Trump slammed for abortion 'punishment' comment

Posted at 10:19 PM, Mar 30, 2016
and last updated 2016-03-31 08:53:33-04

GREEN BAY, WI -- The latest conversation to cause controversy for Republican presidential candidate Donald Trump went something like this:

"Do you believe in punishment for abortion?  Yes, or no as a principle," asks MSNBC moderator and Hardball host Chris Matthews, during Trump's town hall-style interview in Green Bay Wednesday.

"The answer is that there has to be some form of punishment," responds Trump, after brief thought.
"For the woman?" asks Matthews.
"Yeah," replies Trump, "there has to be some form."
Tonight, the fallout over Trump's controversial comment about abortion punishment is growing on both sides of the issue. There has been a wave of backlash on social media, and national news outlets.
Here, in Wisconsin, one pro-life group is even making it clear they don't agree with trump on this one. 
As soon as the words were spoken, the competition wasted no time in condemning Trump's comment.

"Of course women shouldn't be punished," replied Gov. John Kasich to a reporter's question immediately following Trump's town hall.

On Twitter, U.S. Senator Ted Cruz says that "we shouldn't be talking about punishing women," adding this statement to his official website:

"Once again Donald Trump has demonstrated that he hasn’t seriously thought through the issues, and he’ll say anything just to get attention. On the important issue of the sanctity of life, what’s far too often neglected is that being pro-life is not simply about the unborn child; it’s also about the mother — and creating a culture that respects her and embraces life. Of course we shouldn't’t be talking about punishing women; we should affirm their dignity and the incredible gift they have to bring life into the world."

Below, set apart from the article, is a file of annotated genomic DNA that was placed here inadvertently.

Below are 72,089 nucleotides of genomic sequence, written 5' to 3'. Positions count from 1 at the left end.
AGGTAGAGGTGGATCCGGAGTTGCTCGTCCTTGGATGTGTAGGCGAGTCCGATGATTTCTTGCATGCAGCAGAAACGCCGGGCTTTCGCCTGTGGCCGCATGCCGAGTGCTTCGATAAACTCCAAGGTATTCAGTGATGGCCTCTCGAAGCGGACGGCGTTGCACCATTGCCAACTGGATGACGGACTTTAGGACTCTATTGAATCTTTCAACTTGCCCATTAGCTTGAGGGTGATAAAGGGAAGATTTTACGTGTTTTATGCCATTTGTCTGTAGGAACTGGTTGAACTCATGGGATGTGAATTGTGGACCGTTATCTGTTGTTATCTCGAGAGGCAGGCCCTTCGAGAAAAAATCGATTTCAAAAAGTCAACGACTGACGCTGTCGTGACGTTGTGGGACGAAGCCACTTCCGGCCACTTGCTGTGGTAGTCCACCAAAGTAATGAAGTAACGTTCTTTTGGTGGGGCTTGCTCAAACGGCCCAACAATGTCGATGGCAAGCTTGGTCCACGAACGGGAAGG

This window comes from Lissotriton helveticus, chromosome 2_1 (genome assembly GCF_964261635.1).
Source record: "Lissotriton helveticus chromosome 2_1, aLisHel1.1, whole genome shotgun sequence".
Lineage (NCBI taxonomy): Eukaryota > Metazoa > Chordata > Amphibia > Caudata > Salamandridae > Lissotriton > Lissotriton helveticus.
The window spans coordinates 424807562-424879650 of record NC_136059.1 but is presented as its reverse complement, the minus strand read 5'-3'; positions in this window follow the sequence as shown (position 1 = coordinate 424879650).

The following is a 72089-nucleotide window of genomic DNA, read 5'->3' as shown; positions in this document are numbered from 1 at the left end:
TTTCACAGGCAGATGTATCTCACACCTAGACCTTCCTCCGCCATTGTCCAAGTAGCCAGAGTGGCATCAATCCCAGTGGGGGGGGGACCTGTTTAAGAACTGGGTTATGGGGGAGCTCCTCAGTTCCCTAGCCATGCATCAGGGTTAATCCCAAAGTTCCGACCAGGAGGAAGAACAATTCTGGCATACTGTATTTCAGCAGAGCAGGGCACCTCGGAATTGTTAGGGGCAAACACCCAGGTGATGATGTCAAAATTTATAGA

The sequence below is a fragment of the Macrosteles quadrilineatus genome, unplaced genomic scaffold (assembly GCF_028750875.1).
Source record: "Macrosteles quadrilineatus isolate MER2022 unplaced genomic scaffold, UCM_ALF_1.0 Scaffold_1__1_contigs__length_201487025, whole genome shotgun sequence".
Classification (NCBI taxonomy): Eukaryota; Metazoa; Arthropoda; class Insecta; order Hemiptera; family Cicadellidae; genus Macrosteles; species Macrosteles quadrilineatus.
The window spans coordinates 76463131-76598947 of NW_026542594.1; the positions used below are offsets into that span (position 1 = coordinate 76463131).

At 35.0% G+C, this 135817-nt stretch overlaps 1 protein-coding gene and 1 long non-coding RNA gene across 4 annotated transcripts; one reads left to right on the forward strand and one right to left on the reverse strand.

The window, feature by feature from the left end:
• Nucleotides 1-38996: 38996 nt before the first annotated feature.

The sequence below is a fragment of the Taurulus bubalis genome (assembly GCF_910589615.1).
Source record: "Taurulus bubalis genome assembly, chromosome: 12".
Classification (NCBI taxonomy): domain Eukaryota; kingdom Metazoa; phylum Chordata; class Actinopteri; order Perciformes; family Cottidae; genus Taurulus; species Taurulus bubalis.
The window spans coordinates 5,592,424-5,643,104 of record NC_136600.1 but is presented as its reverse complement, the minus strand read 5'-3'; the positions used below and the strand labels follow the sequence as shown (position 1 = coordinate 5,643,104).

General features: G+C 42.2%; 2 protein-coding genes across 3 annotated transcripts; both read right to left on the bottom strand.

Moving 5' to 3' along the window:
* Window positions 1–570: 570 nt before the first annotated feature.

Meanwhile, Democratic candidates Bernie Sanders and Hillary Clinton are calling the comment "shameful" and "abhorrent."

But the backlash tonight isn't solely from his opponents, with voters we spoke with saying the comment makes Trump look inexperienced on the issues.

"They must be in a place that's really hard for them," says Emily Barros, of Green Bay, "for Donald Trump to say something like that... is kind of out of his range. He shouldn't be passing those judgments when he doesn't know much about it." 

Even the anti-abortion group, Wisconsin Right to Life, released this statement, saying:

"Wisconsin Right to Life has long opposed the imposition of any penalties on the woman on whom an abortion is attempted or performed. Rather, penalties should be imposed against any abortionist who would take the life of an unborn child in defiance of statutes prohibiting abortions."

This latest controversy comes as the Republican candidate has already been dealing with his campaign manager facing battery charges in Florida.

The Trump campaign issued a statement a short time later about the comment:
"If Congress were to pass legislation making abortion illegal and the federal courts upheld this legislation, or any state were permitted to ban abortion under state and federal law, the doctor or any other person performing this illegal act upon a woman would be held legally responsible, not the woman. The woman is a victim in this case as is the life in her womb. My position has not changed - like Ronald Reagan, I am pro-life with exceptions."